September 25, 2023
Recently, hundreds of advocates gathered for the Mobilize Recovery conference in Washington, D.C., to call for political action and support for people in recovery from opioid and substance use disorders. In addition to connecting people in the recovery field to each other, the conference aims to make people in recovery a visible, viable political group that can push for political and social change. The event was attended by more than 500 organizers from all over the country and discussed a wide range of topics, from how to speak to teenagers about fentanyl and substance use to how best to divide opioid settlement funds being poured into states. (Article here)
STARTING TODAY!!Last week. the Biden Administration announced it was relaunching a program that allows Americans to order free COVID-19 tests through the mail, ahead of a potential surge of infections this winter. The Department of Health and Human Services (HHS) will award $600 million across twelve different U.S. manufacturers to produce the tests. The website, Covidtests.gov, will relaunch for new orders Monday and households will be able to order up to four tests, which are intended for use through the end of the year. (Articles here, here, and here; Press release here)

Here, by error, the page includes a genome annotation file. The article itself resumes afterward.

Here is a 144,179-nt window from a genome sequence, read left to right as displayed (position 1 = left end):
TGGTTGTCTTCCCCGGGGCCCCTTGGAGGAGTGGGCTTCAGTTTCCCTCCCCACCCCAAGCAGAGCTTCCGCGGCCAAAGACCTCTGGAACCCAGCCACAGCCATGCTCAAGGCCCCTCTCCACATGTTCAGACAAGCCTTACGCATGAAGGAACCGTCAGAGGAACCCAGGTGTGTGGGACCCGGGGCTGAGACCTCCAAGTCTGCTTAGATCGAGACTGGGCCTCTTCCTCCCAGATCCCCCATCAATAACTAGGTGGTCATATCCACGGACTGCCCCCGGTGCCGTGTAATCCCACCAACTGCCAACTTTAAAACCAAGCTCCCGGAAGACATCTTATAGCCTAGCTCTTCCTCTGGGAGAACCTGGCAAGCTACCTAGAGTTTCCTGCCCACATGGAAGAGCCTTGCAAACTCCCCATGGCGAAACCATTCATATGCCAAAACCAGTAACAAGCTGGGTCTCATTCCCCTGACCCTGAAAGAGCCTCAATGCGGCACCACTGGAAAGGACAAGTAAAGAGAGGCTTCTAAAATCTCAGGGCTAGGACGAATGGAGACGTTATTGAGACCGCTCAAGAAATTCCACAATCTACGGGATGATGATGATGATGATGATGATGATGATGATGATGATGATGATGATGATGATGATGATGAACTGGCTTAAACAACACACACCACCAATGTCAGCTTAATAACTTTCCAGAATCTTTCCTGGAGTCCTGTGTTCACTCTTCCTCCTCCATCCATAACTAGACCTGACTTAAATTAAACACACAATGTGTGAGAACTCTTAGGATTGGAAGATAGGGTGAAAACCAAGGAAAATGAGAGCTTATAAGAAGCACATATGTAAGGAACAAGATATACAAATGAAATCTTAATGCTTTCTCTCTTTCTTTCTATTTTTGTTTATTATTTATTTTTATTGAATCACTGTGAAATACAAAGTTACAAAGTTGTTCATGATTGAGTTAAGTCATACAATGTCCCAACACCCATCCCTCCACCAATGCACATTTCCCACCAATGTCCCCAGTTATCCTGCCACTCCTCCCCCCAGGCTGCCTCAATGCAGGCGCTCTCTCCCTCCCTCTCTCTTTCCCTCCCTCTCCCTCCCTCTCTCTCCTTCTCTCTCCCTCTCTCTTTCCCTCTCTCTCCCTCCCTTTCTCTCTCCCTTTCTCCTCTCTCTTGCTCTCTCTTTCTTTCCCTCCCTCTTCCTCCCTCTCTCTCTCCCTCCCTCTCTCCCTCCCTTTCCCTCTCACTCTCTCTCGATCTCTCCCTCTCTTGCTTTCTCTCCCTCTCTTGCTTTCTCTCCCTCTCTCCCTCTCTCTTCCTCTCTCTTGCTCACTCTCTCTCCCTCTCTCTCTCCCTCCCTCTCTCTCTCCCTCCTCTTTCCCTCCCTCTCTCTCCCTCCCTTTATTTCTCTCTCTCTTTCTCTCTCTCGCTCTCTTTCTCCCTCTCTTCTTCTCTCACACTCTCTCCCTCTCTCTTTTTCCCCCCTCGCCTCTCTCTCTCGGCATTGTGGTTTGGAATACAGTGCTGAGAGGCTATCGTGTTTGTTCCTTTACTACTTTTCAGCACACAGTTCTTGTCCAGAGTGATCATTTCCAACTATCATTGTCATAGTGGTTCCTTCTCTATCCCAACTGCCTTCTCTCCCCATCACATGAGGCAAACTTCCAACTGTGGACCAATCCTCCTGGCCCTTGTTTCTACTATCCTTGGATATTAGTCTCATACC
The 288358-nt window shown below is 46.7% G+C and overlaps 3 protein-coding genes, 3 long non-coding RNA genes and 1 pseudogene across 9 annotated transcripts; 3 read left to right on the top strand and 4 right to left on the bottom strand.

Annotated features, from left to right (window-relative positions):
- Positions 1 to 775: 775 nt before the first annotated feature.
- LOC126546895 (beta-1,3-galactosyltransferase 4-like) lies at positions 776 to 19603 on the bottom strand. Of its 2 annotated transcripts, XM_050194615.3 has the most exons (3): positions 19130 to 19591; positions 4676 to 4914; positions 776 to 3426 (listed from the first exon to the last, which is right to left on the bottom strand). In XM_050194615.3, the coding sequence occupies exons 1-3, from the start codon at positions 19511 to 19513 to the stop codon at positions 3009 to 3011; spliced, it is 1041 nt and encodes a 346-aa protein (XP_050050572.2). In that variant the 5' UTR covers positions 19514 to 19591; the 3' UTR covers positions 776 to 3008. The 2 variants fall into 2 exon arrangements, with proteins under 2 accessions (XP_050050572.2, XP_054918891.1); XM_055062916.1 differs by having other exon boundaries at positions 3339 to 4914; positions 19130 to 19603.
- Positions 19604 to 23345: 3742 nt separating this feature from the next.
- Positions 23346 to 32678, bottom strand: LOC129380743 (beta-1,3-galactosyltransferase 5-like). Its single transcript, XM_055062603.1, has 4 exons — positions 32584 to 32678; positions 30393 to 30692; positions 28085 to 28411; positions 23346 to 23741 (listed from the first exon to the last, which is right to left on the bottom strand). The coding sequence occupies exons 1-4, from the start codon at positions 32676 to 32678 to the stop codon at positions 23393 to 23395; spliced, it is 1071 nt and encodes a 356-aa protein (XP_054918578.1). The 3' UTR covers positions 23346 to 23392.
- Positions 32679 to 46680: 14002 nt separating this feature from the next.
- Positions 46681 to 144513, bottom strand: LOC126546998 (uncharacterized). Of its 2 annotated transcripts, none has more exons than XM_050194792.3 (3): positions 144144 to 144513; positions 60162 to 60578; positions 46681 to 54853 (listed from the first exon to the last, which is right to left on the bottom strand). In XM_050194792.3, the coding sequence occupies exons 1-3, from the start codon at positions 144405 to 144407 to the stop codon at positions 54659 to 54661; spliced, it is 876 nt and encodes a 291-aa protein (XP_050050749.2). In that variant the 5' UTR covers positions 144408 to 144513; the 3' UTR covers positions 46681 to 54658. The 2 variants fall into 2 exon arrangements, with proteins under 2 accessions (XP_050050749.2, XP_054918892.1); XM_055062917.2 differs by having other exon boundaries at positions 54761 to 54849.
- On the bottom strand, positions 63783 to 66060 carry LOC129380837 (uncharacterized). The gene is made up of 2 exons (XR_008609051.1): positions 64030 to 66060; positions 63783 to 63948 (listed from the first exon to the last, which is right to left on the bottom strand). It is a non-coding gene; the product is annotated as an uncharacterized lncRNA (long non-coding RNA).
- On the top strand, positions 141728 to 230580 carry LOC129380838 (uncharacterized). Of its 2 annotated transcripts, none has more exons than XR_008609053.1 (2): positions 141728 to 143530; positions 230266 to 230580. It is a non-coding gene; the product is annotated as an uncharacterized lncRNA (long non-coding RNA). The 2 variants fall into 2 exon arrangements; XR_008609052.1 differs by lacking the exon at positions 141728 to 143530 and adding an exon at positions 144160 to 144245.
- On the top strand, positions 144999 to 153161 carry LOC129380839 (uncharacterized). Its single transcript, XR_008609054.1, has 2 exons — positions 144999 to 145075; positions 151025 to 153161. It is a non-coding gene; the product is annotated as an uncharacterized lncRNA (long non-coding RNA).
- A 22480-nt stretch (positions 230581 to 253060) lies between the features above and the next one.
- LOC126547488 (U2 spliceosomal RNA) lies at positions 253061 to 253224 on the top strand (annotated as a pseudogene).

|NYC Health Department releases new supervised injection guidelines
By Rebecca C. Lewis, Politico
With no official state or federal regulations on the operation of supervised injection sites in New York City, the city Department of Health and Mental Hygiene has issued a new series of guidelines for current and future operators to follow. It includes rules for training, community engagement, staffing and eligibility. The guidance is the first of its kind since the city approved the opening of the nation’s first two supervised injection sites in late 2021.
The addiction services nonprofit OnPoint NYC runs two supervised injection sites in New York City, places where people can use pre-obtained drugs such as heroin and cocaine under the supervision of professionals trained to prevent or reverse overdoses. Because such sites are still technically illegal under both federal and state law, they operate in a legal gray area with the cooperation of the city and police. But, U.S. Attorney Damian Williams last month seemed to indicate that the federal policy of noninterference may change in the absence of official regulations. Gov. Kathy Hochul has not publicly supported the sites, and her administration has not signed off on the use of opioid settlement fund money to run them.